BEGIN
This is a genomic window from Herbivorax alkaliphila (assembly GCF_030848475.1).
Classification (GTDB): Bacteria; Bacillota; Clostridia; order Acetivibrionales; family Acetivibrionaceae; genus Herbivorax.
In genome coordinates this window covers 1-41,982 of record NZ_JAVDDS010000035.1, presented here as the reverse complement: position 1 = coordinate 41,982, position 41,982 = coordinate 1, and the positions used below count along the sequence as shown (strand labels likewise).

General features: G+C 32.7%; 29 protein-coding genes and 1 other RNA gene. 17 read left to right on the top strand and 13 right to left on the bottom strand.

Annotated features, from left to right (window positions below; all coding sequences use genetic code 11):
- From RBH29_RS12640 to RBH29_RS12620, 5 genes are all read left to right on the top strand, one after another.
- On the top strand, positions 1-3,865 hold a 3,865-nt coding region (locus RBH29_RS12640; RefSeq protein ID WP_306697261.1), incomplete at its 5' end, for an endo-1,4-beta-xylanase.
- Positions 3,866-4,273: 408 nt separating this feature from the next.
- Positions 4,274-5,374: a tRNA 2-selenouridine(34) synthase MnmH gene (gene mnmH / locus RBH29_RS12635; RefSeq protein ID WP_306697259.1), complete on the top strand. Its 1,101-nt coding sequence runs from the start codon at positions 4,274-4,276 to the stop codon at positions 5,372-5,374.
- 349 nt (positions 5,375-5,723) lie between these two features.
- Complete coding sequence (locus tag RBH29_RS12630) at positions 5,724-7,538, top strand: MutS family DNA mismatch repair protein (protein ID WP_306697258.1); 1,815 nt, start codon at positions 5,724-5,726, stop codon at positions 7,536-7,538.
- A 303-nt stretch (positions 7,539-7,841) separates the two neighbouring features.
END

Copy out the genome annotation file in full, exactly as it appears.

This is a genomic window from Herbivorax alkaliphila (assembly GCF_030848475.1).
Classification (GTDB): Bacteria; Bacillota; Clostridia; order Acetivibrionales; family Acetivibrionaceae; genus Herbivorax.
In genome coordinates this window covers 1-41,982 of record NZ_JAVDDS010000035.1, presented here as the reverse complement: position 1 = coordinate 41,982, position 41,982 = coordinate 1, and the positions used below count along the sequence as shown (strand labels likewise).

General features: G+C 32.7%; 29 protein-coding genes and 1 other RNA gene. 17 read left to right on the top strand and 13 right to left on the bottom strand.

Annotated features, from left to right (window positions below; all coding sequences use genetic code 11):
- From RBH29_RS12640 to RBH29_RS12620, 5 genes are all read left to right on the top strand, one after another.
- On the top strand, positions 1-3,865 hold a 3,865-nt coding region (locus RBH29_RS12640; RefSeq protein ID WP_306697261.1), incomplete at its 5' end, for an endo-1,4-beta-xylanase.
- Positions 3,866-4,273: 408 nt separating this feature from the next.
- Positions 4,274-5,374: a tRNA 2-selenouridine(34) synthase MnmH gene (gene mnmH / locus RBH29_RS12635; RefSeq protein ID WP_306697259.1), complete on the top strand. Its 1,101-nt coding sequence runs from the start codon at positions 4,274-4,276 to the stop codon at positions 5,372-5,374.
- 349 nt (positions 5,375-5,723) lie between these two features.
- Complete coding sequence (locus tag RBH29_RS12630) at positions 5,724-7,538, top strand: MutS family DNA mismatch repair protein (protein ID WP_306697258.1); 1,815 nt, start codon at positions 5,724-5,726, stop codon at positions 7,536-7,538.
- A 303-nt stretch (positions 7,539-7,841) separates the two neighbouring features.